The Bells vow to expand their data infrastructures in exchange for restricting rivals access to their networks is getting much attention in Congress, which is grappling for ways to bolster the lagging telecommunications sector and expand Internet connectivity in underserved areas.
Adding a twist to the debate last week, Sen. John McCain, R-Ariz., floated a plan to grant the Bells such regulatory relief, but not for enterprise services, which enjoy a comparably competitive climate today.
Late last week, McCain was still working on the legislation but fully intended to introduce it, according to one of his aides. The initiative holds out the prospect that even if the incumbent telephone companies win some regulatory relief in return for promises to build out in rural areas—which consumer advocates say would be the end of telecommunications competition—the changes would not affect the enterprise market. End-user advocates, who oppose any legislation designed to reduce the pro-competitive obligations on the incumbents, were weighing the pros and cons of the idea.
"This does call [the Bells] bluff," said Brad Ramsey, general counsel for the National Association of Regulatory Utility Commissioners, in Washington. "I dont think anyone thinks that we have a [competition] problem with business services. So the [legislative] measure that is the least bad would be McCains. With that, you dont have the near-term undercutting of companies being able to provide services through resale."
The prospect of gaining a regulatory victory solely with regard to residential services left the Bells fuming, however. Calling the McCain initiative "an advantage to AT&T [Corp.] and WorldCom [Inc.]," BellSouth Corp. lobbyist Herschel Abbott said that leaving business services subject to the current regulatory regime would continue to impede the incumbents ability to compete for enterprise users. "There is competition in the business market, and that is the test for deregulation," said Abbott, vice president of government affairs at BellSouth, in Washington.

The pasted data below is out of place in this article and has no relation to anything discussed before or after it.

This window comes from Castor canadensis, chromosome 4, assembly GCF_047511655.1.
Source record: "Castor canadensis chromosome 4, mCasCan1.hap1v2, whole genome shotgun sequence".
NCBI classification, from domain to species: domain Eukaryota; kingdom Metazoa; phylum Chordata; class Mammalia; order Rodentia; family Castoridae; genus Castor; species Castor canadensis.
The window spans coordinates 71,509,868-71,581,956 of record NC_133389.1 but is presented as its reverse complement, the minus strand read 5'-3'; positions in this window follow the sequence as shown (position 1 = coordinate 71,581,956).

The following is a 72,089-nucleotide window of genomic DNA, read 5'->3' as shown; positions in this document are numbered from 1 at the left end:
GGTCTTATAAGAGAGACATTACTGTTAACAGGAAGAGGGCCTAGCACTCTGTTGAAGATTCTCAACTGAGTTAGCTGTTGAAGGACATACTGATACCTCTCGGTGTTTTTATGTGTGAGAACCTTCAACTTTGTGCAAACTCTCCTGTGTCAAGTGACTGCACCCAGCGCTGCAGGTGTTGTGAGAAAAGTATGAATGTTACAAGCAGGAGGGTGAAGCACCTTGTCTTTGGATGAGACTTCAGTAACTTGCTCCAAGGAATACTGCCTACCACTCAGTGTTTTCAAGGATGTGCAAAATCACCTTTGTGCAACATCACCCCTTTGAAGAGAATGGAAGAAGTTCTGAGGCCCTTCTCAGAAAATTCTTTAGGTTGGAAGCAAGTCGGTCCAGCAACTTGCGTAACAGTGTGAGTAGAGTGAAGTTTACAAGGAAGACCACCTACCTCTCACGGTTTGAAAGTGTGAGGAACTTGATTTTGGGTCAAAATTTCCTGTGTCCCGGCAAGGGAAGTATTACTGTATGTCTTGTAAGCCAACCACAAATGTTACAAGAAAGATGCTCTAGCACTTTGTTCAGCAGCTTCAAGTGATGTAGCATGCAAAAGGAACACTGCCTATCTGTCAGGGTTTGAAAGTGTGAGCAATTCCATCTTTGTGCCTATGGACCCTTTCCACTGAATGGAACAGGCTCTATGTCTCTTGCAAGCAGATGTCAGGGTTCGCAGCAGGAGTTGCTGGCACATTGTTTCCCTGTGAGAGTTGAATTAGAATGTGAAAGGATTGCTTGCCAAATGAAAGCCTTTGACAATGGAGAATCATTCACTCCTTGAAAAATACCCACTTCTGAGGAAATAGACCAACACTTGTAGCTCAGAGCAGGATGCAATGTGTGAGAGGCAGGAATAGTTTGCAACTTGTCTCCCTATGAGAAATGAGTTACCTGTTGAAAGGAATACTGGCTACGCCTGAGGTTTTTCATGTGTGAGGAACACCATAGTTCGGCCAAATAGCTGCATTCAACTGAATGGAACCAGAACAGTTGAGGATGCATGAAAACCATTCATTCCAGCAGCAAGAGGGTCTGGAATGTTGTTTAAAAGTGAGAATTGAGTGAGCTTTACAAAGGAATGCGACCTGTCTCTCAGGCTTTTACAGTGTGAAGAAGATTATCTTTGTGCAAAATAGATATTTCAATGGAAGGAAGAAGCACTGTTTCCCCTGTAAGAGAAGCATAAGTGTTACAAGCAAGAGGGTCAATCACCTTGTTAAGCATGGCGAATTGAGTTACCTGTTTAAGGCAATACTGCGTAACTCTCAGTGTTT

The Bells support a different Senate bill that was introduced last week by Sen. John Breaux, D-La. The Regulatory Parity Act, which would deregulate the telcos to the same level as cable companies, closely mirrors the House measure known as the Tauzin-Dingell bill, which passed earlier this year. That bill calls for eliminating network-sharing obligations on Bells when it comes to broadband services.
"To the extent enterprise users work in rural areas, [the Breaux bill] would provide build-out to them," Abbott said. "To the extent they are in urban areas, the truth of the matter is that theyve got a broad assortment of high-speed data services available to them."
The Bells and their advocates in Congress are not shy about playing the contemporary security card to propel their cause. "This is not just a matter of the economy but also a matter of national security," Abbott said. "I dont want to suggest that the [Internet] backbone is imperiled today. But unless a very strong emphasis is given to facilities-based competition as opposed to faux competition, there will not be the capital available to maintain the networks."